17 January 2013
BAGHDAD -- Iraq plans tough measures against the country's Kurdistan Regional Government (KRG) region and foreign oil companies working there , including Turkey-based Genel Energy, to stop "illegal" crude exports in an escalation of its standoff with the autonomous enclave, the oil minister said in an interview on Jan.16.
Oil exports and contracts are at the heart of a wider dispute over territory, oilfields and political autonomy between the central govrenment in Baghdad and te autonomous KRG in the north.
Abdul Kareem Luaibi said Baghdad intends to sue Genel Energy - the first company to export oil directly from the KRG territory - and may slash the government's allocated budget to the region unless it halts what he rejected as smuggling.
Speaking from his office in the oil ministry in Baghdad, Luaibi said it was "high time" for the KRG to stop "this very dangerous behaviour."
Luaibi also revealed a preliminary agreement with oil major BP to revive the giant but ageing northern Kirkuk oil field, which - apart from being at the centre of a feud between the KRG and Baghdad - is suffering massive output declines.
Iraq's government insists it alone has the sole authority to export crude oil and sign deals, but Kurdistan says the constitution allows it to agree to contracts and ship oil independently of Baghdad.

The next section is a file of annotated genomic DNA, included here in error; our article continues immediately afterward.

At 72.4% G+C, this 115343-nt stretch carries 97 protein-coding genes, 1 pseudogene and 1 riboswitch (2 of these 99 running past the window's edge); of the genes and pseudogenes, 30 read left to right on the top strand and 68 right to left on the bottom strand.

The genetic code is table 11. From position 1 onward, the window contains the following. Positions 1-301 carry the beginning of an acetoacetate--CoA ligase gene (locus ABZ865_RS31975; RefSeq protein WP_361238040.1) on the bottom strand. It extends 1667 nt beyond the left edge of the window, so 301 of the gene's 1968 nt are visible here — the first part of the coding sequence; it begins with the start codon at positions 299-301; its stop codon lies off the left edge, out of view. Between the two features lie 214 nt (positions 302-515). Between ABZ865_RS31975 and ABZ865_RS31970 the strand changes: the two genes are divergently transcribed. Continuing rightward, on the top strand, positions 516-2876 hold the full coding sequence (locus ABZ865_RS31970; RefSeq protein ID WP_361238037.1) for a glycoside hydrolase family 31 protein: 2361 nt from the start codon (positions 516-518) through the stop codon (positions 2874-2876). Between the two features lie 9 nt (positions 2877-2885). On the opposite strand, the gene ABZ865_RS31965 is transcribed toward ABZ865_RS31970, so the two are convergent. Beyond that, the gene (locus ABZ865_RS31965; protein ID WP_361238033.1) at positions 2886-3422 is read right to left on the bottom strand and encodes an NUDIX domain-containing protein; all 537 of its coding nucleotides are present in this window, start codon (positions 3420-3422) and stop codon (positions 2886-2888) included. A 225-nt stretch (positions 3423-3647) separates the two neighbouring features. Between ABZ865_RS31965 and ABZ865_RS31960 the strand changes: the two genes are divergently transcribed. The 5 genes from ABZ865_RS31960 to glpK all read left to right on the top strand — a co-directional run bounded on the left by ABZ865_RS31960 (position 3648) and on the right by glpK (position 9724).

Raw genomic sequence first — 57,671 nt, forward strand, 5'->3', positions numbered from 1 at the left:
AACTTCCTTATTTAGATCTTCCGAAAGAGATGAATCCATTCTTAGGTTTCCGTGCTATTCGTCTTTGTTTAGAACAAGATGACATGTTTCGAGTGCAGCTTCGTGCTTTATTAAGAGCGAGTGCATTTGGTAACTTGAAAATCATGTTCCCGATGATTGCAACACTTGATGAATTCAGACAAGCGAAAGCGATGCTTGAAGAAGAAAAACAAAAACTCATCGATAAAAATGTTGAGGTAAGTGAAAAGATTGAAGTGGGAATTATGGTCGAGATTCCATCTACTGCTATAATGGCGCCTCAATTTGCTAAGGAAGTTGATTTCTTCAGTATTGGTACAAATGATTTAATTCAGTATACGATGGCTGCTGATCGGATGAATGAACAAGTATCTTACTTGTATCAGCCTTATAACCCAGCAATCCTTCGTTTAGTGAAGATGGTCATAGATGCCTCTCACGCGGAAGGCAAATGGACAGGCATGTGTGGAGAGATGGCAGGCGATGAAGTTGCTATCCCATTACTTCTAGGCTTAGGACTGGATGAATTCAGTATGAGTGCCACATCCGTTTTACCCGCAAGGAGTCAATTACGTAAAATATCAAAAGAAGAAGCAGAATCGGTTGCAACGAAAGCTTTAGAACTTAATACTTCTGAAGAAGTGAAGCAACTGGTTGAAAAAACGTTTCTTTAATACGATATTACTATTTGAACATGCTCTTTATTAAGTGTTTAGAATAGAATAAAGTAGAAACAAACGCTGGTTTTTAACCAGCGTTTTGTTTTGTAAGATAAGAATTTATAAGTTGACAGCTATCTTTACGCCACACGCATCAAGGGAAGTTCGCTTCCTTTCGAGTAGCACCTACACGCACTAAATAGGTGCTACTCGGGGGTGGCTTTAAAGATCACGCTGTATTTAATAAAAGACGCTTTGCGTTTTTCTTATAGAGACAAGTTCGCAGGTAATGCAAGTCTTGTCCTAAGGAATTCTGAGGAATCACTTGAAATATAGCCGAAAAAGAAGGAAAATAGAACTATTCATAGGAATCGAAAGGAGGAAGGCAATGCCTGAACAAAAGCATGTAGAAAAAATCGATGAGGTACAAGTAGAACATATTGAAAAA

KRG has upset Baghdad by signing deals directly with oil majors such as Exxon Mobil and Chevron, providing lucrative production-sharing contracts and better operating conditions than in the south.
Last week, the KRG gave permission to Genel to truck exports directly from its Taq Taq oilfield to Turkey, bypassing the federal pipeline system linking Kirkuk with the Turkish Mediterranean port of Ceyhan.
The trade is small, but symbolic.
Baghdad responded swiftly. Iraq's state-run oil marketer SOMO issued a statement saying it had the right to take legal action against companies exporting crude independently of the central government.
"We are going to proceed with judicial proceedings against this company and all others dealing with smuggled oil," said Luaibi. "It's our right to stop them."
He said the ministry, via SOMO, has sent a letter to Anglo-Turkish explorer Genel detailing its position.
Genel declined comment.